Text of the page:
And I've gotten my last two GSD's from responsible breeders who title the dogs and do health certs and have gotten 1) a dog with great temperment but horrible health issues and bad hips 2) a dog that is fearful, reactive and has bad hips that is costing my a small fortune on professional trainers. My next dog is coming from one of those 'hobby' breeders who buys untitled dogs from titled parents and breeds them. I figure I can't do any worse than what I've gotten from reputable breeders who charge tons of money and don't honor their contracts. I can apply the $2000 I'm saving to offset any problems that may or may not arise.
 

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Lady Jenna ....... I guess I would say in your case preserving to what end?

DDR lines will continue to be bred and a significant number of breeders are already using DDR stock so the lines will be preserved........so what would you be adding? How would you know your dogs are the cream of the crop and producing dogs that would be bred to by responsible folks down the line?

So many "black sable Czech DDR" dogs are already out there......with no rhyme or reason to the breeding other than Black Sable, Blocky head.......They are not rare or an oddity.
That is my point exactly. And please understand, I don't presume to know much; I have A LOT to learn! but by diluting these lines, by crossing DDR lines with Czech lines, which are still in use in Europe, DDR lines will be lost. I want to preserve these lines as much as possible as they were when the Berlin Wall fell; I think that there is something worthy in these dogs, and there is more to them than a blocky head or a sable coloring.
 

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Cliff always sums things ups so succinctly!

It doesn't really matter if the dog is DDR, Czech, WGWL, etc... it has to do with the quality of the dogs being bred. It is about preserving the breed by trying to put the best female you can find with the best, complimentary male to produce superior dogs.

There are many considerations, and the more experience one has, the more factors one will consider. Each breeder has their own definition of what moving forward means. Most breeders have a pretty similar defninition, IMO. But even the good ones have different thoughts on how to achieve the goal of improving the breed.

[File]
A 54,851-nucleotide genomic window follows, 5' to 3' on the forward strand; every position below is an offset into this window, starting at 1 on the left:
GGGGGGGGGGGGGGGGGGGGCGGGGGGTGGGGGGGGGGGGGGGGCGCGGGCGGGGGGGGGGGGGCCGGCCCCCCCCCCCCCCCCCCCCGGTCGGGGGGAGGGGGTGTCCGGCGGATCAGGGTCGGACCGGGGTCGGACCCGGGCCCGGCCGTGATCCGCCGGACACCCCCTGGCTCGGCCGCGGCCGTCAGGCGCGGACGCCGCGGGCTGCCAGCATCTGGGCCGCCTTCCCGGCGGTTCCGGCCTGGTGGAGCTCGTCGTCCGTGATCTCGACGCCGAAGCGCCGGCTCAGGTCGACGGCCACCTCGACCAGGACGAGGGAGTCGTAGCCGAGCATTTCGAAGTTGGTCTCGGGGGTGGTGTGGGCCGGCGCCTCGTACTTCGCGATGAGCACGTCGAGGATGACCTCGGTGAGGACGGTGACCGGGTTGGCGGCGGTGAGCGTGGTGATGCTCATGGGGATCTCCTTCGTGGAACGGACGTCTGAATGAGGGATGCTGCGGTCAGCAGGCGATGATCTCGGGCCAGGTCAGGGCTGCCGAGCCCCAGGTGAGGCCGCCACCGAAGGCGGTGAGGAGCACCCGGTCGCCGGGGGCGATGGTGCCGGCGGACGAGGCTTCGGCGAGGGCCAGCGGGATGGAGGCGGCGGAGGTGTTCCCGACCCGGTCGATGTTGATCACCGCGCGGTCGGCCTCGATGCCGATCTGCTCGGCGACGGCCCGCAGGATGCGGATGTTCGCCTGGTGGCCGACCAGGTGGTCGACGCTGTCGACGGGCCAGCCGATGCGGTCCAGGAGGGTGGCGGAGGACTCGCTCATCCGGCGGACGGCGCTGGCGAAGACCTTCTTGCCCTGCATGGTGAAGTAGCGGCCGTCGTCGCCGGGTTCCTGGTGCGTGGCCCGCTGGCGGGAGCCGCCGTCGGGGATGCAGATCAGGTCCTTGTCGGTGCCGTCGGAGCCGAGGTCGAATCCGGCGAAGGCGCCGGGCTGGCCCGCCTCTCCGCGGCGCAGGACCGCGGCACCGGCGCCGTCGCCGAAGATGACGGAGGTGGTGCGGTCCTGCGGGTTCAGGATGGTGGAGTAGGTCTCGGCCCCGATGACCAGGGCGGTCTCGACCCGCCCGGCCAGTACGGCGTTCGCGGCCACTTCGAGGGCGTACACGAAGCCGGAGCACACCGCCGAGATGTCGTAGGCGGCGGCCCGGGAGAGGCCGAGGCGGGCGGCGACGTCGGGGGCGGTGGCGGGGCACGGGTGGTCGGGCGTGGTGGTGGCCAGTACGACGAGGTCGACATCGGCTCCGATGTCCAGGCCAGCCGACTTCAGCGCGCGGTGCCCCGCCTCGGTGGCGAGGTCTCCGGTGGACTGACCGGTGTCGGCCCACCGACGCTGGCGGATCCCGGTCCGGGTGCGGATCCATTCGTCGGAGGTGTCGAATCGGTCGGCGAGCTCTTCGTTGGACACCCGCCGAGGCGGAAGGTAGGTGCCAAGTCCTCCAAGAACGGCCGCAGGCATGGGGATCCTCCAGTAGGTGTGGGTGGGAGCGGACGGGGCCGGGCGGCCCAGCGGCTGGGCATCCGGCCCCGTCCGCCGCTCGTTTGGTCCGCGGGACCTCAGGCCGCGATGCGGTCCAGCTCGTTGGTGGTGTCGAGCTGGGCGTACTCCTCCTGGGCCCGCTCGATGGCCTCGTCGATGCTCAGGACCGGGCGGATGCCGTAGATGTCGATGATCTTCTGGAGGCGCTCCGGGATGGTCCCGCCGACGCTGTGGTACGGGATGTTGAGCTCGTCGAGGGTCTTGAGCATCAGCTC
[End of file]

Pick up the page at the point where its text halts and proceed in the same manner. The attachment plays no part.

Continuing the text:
It is an interesting article. But here is my question: What defines a back yard breeder?

... I believe that these blood lines should be preserved. I intend to research them, and choose a breeding pair sometime in the next five years. If I have one male and one female, and breed one litter every couple of years, does that make me a back yard breeder?...
It may not make you a backyard breeder, but I would never buy a dog from a person that has one male and one female and they breed them together every couple of years to produce pups.

They may be the best two GSD alive, and they may produce the best GSD puppies that ever lived. To me, however, this would be blatant evidence the "breeder" has no idea what they are doing, even though (through no fault of their own) they could be producing great pups.

I could go on, but I'll stop here.

I am not saying you can't be a good breeder. I am saying there is a whole lot more to it than buying two dogs from titled parents and breeding them.
 

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I am saying there is a whole lot more to it than buying two dogs from titled parents and breeding them.
I agree with this COMPLETELY. I don't know anywhere near enough. I am at a minimum, five years from purchasing a puppy with breeding in mind. I am on this site to get an education. And I'm even willing to say I'm wrong when it turns out I am.

I want to have a clear purpose. I have a lot of respect for the people on this site, otherwise I wouldn't be here. I've had other breeds before, I've been involved with breeding other dogs, but I've never been head over heels in love with a dog the way I am with my Abby, and she opened my eyes to GSD's.